Back in the mid-nineteenth century KANAZAWA (金沢), meaning “golden marsh”, was Japan’s fourth-largest city, built around a grand castle and the beautiful garden Kenroku-en. Today, the capital of Ishikawa-ken continues enthusiastically to cultivate the arts and contains attractive areas of well-preserved samurai houses and geisha teahouses. Its modern face is ably represented by the impressive 21st Century Museum of Contemporary Art, Kanazawa – all up, this is the one place you shouldn’t miss on the Sea of Japan coast.
Kanazawa’s heyday was in the late fifteenth century, when a collective of farmers and Buddhist monks overthrew the ruling Togashi family, and the area, known as Kaga (a name still applied to the city’s exquisite crafts, such as silk-dyeing and lacquerware, and its refined cuisine), became Japan’s only independent Buddhist state. Autonomy ended in 1583, when the daimyō Maeda Toshiie was installed as ruler by the warlord Oda Nobunaga, but Kanazawa continued to thrive as the nation’s richest province, churning out five million bushels of rice a year.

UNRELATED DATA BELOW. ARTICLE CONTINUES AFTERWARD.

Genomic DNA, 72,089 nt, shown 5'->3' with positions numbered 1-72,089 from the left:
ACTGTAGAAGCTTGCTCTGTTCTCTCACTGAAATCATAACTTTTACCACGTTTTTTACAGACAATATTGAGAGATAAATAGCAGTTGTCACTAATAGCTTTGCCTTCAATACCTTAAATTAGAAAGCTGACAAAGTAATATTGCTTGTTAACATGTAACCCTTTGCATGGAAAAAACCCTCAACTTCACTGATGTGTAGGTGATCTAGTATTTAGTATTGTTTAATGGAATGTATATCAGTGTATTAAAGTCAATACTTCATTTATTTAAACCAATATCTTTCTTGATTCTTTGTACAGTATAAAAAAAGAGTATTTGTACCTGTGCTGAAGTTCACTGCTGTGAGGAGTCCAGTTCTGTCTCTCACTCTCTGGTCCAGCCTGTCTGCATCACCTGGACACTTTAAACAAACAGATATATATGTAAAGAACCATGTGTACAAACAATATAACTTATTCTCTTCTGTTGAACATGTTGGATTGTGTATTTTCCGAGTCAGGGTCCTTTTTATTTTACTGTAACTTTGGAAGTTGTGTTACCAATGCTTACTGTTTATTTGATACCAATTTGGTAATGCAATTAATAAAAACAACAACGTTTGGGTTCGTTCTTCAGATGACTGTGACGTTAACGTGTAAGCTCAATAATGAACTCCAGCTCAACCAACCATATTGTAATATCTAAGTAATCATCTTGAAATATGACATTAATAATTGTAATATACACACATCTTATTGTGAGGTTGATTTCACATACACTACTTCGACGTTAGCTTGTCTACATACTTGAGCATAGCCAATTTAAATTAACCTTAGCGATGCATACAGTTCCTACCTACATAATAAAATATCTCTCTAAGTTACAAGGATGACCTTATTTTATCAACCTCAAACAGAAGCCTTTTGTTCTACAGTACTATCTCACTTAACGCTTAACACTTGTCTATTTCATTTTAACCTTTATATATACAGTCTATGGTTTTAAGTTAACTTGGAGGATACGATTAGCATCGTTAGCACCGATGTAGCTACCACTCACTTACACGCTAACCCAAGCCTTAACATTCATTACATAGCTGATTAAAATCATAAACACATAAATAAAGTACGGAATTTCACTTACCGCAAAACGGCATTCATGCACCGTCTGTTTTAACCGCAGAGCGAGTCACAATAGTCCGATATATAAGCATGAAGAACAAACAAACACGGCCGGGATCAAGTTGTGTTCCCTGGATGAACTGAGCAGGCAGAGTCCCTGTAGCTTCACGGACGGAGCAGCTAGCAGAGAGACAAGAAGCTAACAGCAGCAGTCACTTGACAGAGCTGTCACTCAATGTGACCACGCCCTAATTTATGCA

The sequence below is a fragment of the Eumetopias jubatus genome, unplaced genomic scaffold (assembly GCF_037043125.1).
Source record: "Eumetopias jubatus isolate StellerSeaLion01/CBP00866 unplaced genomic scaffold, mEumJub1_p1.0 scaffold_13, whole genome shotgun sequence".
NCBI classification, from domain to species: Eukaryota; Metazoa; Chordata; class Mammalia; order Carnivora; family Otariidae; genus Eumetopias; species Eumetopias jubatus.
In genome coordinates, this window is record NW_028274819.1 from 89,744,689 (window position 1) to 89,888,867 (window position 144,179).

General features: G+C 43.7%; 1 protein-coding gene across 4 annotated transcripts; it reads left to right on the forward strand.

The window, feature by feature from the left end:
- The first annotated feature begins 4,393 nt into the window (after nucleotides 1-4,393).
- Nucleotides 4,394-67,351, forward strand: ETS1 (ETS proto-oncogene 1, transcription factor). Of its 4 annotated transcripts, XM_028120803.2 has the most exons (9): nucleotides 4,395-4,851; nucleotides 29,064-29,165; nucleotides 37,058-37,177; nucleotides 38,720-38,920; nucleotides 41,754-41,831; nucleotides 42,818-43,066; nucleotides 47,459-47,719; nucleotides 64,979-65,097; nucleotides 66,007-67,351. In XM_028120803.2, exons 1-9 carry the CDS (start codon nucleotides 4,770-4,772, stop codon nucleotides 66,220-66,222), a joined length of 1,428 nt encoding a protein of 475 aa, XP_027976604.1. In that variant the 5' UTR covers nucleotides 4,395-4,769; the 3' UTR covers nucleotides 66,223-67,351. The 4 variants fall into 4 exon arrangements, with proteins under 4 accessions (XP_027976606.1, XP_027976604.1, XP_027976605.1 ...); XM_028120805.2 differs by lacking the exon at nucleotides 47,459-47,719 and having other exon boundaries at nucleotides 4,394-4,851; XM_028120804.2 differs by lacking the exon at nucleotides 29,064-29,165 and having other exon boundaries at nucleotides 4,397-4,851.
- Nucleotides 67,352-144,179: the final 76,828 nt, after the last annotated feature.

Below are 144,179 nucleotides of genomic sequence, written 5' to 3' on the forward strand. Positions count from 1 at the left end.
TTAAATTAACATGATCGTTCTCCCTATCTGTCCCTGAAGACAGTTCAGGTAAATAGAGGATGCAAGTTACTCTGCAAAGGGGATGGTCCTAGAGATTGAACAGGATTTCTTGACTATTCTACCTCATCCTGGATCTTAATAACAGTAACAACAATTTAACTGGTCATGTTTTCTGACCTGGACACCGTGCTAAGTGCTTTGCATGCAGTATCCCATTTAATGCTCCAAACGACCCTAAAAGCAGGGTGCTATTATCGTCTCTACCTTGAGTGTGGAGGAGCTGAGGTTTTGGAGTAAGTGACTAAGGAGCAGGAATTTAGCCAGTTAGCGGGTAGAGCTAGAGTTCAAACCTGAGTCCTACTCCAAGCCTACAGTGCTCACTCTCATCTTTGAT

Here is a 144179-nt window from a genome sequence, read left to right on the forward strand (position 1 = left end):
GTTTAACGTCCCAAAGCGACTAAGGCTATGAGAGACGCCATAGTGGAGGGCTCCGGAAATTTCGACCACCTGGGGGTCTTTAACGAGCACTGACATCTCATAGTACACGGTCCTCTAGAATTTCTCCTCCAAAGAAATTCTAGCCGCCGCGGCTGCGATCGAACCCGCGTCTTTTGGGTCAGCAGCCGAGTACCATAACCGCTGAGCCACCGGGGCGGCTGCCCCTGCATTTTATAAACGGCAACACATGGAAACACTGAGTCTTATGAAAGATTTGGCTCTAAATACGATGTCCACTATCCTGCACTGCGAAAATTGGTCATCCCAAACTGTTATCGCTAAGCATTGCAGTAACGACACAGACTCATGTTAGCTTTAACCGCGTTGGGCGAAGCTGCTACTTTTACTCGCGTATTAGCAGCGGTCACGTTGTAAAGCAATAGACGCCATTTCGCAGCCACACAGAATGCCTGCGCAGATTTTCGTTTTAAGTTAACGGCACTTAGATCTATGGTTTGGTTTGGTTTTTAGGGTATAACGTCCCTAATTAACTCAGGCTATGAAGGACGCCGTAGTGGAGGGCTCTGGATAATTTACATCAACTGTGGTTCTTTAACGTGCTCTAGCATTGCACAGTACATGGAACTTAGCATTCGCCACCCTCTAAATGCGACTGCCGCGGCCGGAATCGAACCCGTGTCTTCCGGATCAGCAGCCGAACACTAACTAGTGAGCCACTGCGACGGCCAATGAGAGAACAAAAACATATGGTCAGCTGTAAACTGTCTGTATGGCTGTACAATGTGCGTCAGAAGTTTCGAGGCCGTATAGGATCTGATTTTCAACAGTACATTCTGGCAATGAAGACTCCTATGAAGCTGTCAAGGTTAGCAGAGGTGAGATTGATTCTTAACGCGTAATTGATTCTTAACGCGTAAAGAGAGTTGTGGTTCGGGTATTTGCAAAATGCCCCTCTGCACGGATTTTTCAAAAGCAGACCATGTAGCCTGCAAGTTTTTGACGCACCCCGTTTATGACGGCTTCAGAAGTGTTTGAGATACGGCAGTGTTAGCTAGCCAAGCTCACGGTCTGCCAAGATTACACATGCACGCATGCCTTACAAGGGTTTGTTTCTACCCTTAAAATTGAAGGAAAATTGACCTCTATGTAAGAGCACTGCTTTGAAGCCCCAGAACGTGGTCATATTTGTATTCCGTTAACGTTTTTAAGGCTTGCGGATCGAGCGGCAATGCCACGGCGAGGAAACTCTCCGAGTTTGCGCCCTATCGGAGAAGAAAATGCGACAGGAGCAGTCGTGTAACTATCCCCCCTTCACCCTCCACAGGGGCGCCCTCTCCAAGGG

Having escaped bombing during World War II, traditional inner-city areas, such as Nagamachi with its samurai houses and the charming geisha teahouse district of Higashi Chaya, remain intact and are a joy to wander around.
Kanazawa can be used as a base to visit other places in Ishikawa-ken, including the Noto Hantō, the rugged peninsula north of the city and a great place to enjoy seaside vistas and a slower pace of life. To the south, in neighbouring Fukui-ken, is the working monastery Eihei-ji, one of Japan’s most atmospheric temples.